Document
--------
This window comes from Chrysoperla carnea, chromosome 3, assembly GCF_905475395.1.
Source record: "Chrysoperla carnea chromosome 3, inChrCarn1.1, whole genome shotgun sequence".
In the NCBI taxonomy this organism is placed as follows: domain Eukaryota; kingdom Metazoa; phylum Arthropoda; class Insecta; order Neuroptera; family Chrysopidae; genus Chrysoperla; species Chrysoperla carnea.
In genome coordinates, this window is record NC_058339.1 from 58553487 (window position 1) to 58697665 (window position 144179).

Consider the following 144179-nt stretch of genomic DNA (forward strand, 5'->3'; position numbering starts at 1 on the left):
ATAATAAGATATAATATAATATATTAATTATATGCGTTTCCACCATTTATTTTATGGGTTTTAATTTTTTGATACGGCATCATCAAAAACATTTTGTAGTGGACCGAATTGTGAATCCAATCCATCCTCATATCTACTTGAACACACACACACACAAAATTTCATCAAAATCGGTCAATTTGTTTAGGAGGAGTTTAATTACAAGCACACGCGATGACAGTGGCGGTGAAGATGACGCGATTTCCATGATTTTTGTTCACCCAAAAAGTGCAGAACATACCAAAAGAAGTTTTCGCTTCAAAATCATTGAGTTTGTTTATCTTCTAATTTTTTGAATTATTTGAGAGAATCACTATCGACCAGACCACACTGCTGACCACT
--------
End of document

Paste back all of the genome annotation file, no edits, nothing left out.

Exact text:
This window comes from Chrysoperla carnea, chromosome 3, assembly GCF_905475395.1.
Source record: "Chrysoperla carnea chromosome 3, inChrCarn1.1, whole genome shotgun sequence".
In the NCBI taxonomy this organism is placed as follows: domain Eukaryota; kingdom Metazoa; phylum Arthropoda; class Insecta; order Neuroptera; family Chrysopidae; genus Chrysoperla; species Chrysoperla carnea.
In genome coordinates, this window is record NC_058339.1 from 58553487 (window position 1) to 58697665 (window position 144179).

Consider the following 144179-nt stretch of genomic DNA (forward strand, 5'->3'; position numbering starts at 1 on the left):
ATAATAAGATATAATATAATATATTAATTATATGCGTTTCCACCATTTATTTTATGGGTTTTAATTTTTTGATACGGCATCATCAAAAACATTTTGTAGTGGACCGAATTGTGAATCCAATCCATCCTCATATCTACTTGAACACACACACACACAAAATTTCATCAAAATCGGTCAATTTGTTTAGGAGGAGTTTAATTACAAGCACACGCGATGACAGTGGCGGTGAAGATGACGCGATTTCCATGATTTTTGTTCACCCAAAAAGTGCAGAACATACCAAAAGAAGTTTTCGCTTCAAAATCATTGAGTTTGTTTATCTTCTAATTTTTTGAATTATTTGAGAGAATCACTATCGACCAGACCACACTGCTGACCACT